by C.D. Hersh
At some point, in the beginning of every writing journey, we authors wonder if we can really write a book. We ask ourselves: Can I do this? And if I can, will I be able to write a second book? Will my next book be as good as the first book? Will an editor love book number two as much as the first one? And, heaven forbid, what will I do if no wants the next book I write— assuming I can even finish it?
When we started our publishing journey back in 2012, with the pitch of the first book in our paranormal/urban fantasy series The Turning Stone Chronicles
to Soul Mate Publishing, we had some of those questions. Book One, The Promised One
was taking a maiden journey into the editorial world of queries. And after the rejection stories we heard from other aspiring authors, we truly thought we’d have our first rejection slip. We had ideas about where the remaining books in the proposed series were going, but not much more than nutshells of ideas and a few paragraphs written in a black-and-white school composition book. Book number one didn’t even have a contract, and here we were bold enough to assume we could write and sell a six-book series.
Four years later (2016), with the release of book number four in the series, The Mercenary and the Shifters
, we were now more than halfway through our series. Ah, but life had some interesting twists planned for us as we started on book number five. More later.
The journey has been an interesting one. We’ve had a few surprises along the way. We never expected our series to sell on the first toss over the publishing world transom. And we certainly didn’t expect the editor would want all six books without ever seeing them. We also didn’t expect the overwhelming learning curve of marketing that came crashing down on us. But somehow, we figured it all out—including the total replotting of book 4 when a minor character in book 3, Son of the Moonless Night
, suddenly decided she wanted center stage and took over the plotting process. We also learned, thanks to a lovely review we received, that we can write without the dreaded sophomoric slump in our later books.
If you’re just beginning your publishing journey and you’ve answered “no” and “I don’t know to the questions in the opening paragraph, you are starting your journey off stifling your creativity. If you can finish a single book that has all the elements an editor wants, then never fear. You can write another book as good as the first and maybe even better.
Now for the “more later” promised above. With the release of book four in July 2016 we started on plotting for book five. However, we got asked by our publisher to join a group of twelve other authors and to write a book in the series of The Soul Mate Tree
. That book, Can’t Stop The Music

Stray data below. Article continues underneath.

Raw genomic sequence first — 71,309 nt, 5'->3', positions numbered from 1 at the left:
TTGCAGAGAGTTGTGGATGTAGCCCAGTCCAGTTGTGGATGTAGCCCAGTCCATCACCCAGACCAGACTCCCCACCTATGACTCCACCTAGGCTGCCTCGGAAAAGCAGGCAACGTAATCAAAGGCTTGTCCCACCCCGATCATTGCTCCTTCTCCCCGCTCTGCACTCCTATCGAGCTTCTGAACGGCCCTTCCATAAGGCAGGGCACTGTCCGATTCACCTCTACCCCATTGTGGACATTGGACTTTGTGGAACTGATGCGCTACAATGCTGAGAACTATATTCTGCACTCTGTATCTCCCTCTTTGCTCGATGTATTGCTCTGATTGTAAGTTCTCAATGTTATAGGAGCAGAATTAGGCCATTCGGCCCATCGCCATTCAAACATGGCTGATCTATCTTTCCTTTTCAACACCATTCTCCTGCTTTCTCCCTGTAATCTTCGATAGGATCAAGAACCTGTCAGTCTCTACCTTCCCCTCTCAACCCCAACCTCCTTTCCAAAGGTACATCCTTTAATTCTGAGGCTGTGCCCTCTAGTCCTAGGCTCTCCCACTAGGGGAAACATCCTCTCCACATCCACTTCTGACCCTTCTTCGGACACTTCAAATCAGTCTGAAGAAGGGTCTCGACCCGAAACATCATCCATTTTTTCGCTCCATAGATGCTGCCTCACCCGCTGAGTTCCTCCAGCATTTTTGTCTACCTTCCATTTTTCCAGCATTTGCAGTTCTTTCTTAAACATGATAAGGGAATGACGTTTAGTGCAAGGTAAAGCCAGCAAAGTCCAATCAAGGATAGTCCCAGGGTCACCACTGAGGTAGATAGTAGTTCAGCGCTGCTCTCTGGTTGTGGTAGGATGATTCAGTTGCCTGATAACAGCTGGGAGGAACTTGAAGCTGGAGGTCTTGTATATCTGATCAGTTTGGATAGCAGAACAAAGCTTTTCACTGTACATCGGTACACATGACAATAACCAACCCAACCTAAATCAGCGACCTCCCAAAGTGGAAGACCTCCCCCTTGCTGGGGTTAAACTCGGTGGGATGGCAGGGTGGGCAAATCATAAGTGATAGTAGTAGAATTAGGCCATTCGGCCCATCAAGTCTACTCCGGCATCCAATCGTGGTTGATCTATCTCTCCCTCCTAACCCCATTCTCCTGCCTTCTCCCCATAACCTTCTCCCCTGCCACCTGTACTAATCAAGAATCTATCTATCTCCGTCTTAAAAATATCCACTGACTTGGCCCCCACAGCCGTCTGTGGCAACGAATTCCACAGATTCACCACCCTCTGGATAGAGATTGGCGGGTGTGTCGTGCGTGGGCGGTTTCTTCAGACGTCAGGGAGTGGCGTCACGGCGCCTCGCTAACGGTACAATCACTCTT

happened in February of 2017 plus then a lot of promotion for the rest of the year for the other authors as we tried to get back to plotting book five. The next three years proved to be a health challenge plus being asked to write and direct three Easter dramas at our church. Book five is plotted but still being written. Maybe this year? Now back to writing the next book in a series.
Here are some tips to help you make your goal of book number 2, 3, and more.
1 - Keep a positive attitude. A lot of people want to write a book. Many say they’re going to write a book SOME DAY. You have written a book. You’ve slapped those all-important two words on the last page—THE END. Additionally, if you got a contract from an editor, you have validation that your book was good. So don’t let doubt get in your way.
2 - Don’t wait until your creativity well runs dry to begin the next book. Writing stirs up our muses, and there’s no better time to start thinking about the next book than while you are working on your current book.
3 - When you have an idea for the next book, let the need to write it spur you on. Having a second story waiting in the wings compels us to finish the WIP.
4 - When you get that nutshell of an idea for book number two, write it down! Don’t say, “I can remember that.” Chances are you won’t. Instead, drop it in a computer file or paper file, whichever works for you. Read it often. Think about it before you go to bed, but not if it makes you an insomniac. Let it bubble and stew in the back of your mind until a full-blown story is born.
5 - Capture ANY wild story ideas that come your way. No tidbit you find remotely interesting should be ignored. You never know when inspiration for the next book will hit. The plot could be residing in a snippet of conversation you overhear at your favorite restaurant, a story you read in the newspaper, or even an interesting road sign. The Turning Stone Chronicle